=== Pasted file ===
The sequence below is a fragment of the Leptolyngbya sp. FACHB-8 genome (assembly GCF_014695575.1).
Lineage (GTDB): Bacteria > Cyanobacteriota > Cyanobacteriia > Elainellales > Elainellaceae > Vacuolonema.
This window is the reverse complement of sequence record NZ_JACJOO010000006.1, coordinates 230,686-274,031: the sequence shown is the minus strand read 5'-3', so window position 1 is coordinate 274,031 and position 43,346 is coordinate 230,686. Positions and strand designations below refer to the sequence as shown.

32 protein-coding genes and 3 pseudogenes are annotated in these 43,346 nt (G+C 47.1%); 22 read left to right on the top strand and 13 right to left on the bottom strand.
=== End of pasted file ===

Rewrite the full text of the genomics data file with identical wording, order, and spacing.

The sequence below is a fragment of the Leptolyngbya sp. FACHB-8 genome (assembly GCF_014695575.1).
Lineage (GTDB): Bacteria > Cyanobacteriota > Cyanobacteriia > Elainellales > Elainellaceae > Vacuolonema.
This window is the reverse complement of sequence record NZ_JACJOO010000006.1, coordinates 230,686-274,031: the sequence shown is the minus strand read 5'-3', so window position 1 is coordinate 274,031 and position 43,346 is coordinate 230,686. Positions and strand designations below refer to the sequence as shown.

32 protein-coding genes and 3 pseudogenes are annotated in these 43,346 nt (G+C 47.1%); 22 read left to right on the top strand and 13 right to left on the bottom strand.